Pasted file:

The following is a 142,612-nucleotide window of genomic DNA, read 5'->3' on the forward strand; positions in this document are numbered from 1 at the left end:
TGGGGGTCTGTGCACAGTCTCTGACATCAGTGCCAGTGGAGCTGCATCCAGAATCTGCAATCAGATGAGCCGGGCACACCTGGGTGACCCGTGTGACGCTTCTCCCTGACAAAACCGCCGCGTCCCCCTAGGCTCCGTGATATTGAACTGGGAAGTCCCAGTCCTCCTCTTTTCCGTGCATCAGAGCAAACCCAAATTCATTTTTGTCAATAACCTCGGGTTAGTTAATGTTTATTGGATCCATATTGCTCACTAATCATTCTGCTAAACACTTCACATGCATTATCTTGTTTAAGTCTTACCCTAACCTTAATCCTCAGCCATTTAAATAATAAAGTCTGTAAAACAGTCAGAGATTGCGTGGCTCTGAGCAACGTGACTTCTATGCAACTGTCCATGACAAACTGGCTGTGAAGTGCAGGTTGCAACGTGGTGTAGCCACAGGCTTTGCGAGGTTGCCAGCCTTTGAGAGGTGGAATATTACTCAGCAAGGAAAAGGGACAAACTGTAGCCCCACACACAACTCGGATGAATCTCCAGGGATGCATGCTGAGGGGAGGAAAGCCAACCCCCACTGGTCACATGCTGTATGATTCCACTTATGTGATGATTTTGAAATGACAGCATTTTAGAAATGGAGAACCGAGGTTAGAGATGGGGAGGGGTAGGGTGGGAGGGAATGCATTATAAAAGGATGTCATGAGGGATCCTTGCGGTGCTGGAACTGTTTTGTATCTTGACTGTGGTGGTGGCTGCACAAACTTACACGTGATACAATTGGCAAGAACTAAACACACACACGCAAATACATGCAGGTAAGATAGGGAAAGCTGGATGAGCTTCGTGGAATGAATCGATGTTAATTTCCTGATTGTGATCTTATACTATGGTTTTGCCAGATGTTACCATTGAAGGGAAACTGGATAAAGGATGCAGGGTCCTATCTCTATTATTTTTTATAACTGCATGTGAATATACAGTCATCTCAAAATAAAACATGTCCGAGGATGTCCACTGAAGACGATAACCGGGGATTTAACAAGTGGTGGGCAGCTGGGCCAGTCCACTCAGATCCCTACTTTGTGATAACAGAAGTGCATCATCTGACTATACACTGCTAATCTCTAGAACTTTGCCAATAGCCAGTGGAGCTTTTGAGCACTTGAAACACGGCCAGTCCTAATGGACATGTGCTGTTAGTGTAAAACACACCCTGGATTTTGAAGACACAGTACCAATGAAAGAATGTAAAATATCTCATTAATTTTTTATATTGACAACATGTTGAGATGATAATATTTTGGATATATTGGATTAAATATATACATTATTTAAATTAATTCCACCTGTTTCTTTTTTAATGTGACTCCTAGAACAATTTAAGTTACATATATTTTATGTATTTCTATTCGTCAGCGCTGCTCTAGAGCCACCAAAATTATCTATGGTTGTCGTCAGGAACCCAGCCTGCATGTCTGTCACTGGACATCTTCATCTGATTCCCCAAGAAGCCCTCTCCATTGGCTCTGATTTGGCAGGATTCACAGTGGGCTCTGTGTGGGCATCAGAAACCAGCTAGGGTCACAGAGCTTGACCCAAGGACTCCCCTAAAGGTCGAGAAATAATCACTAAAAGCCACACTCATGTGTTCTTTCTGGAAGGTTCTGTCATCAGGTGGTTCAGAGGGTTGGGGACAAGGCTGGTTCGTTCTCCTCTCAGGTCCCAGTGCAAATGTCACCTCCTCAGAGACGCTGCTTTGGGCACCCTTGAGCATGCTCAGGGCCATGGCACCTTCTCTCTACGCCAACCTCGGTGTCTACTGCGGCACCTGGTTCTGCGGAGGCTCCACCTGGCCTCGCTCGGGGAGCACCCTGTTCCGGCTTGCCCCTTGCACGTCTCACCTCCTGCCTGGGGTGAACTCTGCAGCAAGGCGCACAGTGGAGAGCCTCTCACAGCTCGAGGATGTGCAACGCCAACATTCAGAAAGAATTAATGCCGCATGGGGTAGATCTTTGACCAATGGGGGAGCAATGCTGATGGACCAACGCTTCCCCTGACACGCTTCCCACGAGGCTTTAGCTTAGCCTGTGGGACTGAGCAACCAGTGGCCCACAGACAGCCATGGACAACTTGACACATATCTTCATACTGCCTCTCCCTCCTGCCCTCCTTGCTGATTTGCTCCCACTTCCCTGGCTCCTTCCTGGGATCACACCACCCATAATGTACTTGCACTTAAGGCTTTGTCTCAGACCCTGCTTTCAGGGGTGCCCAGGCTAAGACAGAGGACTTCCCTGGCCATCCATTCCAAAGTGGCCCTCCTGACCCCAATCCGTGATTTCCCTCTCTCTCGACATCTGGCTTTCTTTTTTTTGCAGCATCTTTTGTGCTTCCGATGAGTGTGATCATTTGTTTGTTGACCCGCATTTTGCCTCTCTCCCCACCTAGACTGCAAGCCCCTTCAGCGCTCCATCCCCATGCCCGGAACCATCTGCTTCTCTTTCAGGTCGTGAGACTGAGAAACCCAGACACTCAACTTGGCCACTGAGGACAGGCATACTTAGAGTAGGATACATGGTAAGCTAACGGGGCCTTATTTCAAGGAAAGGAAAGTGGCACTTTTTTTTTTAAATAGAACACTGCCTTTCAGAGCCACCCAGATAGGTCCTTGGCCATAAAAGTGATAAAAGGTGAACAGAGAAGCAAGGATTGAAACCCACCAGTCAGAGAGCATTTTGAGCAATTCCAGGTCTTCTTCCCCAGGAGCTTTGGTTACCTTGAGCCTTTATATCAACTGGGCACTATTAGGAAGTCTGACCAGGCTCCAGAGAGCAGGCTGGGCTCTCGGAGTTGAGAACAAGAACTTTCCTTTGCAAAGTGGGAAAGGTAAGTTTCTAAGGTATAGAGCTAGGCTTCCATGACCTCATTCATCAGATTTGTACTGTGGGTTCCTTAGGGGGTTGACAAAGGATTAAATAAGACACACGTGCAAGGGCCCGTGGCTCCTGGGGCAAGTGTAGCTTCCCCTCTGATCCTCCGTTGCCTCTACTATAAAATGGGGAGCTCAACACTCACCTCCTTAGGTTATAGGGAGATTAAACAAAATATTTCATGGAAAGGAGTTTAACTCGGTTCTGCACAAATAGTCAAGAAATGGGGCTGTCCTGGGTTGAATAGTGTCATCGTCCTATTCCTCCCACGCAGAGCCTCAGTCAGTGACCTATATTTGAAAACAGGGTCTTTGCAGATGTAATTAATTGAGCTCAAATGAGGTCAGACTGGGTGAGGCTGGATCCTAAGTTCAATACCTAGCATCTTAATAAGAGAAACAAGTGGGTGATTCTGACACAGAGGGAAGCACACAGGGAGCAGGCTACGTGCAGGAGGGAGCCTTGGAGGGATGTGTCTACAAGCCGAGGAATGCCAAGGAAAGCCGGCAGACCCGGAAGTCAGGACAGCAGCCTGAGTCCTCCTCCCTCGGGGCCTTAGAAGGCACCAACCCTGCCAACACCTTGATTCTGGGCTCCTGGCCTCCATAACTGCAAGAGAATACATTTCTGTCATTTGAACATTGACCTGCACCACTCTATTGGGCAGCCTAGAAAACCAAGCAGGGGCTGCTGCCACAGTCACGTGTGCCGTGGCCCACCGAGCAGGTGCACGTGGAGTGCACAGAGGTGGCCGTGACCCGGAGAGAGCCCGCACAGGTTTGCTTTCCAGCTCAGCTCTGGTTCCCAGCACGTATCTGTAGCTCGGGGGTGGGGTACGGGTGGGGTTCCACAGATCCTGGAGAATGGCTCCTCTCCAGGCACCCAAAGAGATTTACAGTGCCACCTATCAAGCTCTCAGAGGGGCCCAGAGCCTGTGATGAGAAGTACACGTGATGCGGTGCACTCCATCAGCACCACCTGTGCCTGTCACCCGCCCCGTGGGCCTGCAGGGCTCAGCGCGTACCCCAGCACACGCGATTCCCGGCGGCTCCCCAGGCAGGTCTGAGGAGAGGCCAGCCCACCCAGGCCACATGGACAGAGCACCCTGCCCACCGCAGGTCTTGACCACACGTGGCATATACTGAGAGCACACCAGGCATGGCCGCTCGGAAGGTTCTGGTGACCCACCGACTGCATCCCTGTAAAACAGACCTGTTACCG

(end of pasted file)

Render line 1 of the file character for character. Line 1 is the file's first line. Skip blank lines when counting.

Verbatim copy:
The following is a 142,612-nucleotide window of genomic DNA, read 5'->3' on the forward strand; positions in this document are numbered from 1 at the left end: